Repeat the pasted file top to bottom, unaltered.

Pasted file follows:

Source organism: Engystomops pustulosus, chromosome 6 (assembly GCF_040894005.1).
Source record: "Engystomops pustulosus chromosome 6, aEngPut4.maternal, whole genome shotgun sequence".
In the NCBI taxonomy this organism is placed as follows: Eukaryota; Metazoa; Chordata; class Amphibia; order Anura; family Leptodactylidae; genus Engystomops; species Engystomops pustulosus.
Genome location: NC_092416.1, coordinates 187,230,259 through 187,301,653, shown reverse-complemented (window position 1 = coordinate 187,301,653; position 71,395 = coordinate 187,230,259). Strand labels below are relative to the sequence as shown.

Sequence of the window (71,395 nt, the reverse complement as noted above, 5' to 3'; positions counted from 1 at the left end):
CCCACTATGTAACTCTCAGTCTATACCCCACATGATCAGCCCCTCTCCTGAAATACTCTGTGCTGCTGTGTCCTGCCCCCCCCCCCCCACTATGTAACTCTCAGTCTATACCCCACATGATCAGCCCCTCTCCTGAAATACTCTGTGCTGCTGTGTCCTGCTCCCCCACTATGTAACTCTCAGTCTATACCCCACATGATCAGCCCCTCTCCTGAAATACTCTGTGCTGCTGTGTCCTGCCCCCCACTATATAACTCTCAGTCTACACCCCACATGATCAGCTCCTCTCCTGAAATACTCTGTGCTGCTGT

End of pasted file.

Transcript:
Source organism: Engystomops pustulosus, chromosome 6 (assembly GCF_040894005.1).
Source record: "Engystomops pustulosus chromosome 6, aEngPut4.maternal, whole genome shotgun sequence".
In the NCBI taxonomy this organism is placed as follows: Eukaryota; Metazoa; Chordata; class Amphibia; order Anura; family Leptodactylidae; genus Engystomops; species Engystomops pustulosus.
Genome location: NC_092416.1, coordinates 187,230,259 through 187,301,653, shown reverse-complemented (window position 1 = coordinate 187,301,653; position 71,395 = coordinate 187,230,259). Strand labels below are relative to the sequence as shown.

Sequence of the window (71,395 nt, the reverse complement as noted above, 5' to 3'; positions counted from 1 at the left end):
CCCACTATGTAACTCTCAGTCTATACCCCACATGATCAGCCCCTCTCCTGAAATACTCTGTGCTGCTGTGTCCTGCCCCCCCCCCCCCACTATGTAACTCTCAGTCTATACCCCACATGATCAGCCCCTCTCCTGAAATACTCTGTGCTGCTGTGTCCTGCTCCCCCACTATGTAACTCTCAGTCTATACCCCACATGATCAGCCCCTCTCCTGAAATACTCTGTGCTGCTGTGTCCTGCCCCCCACTATATAACTCTCAGTCTACACCCCACATGATCAGCTCCTCTCCTGAAATACTCTGTGCTGCTGT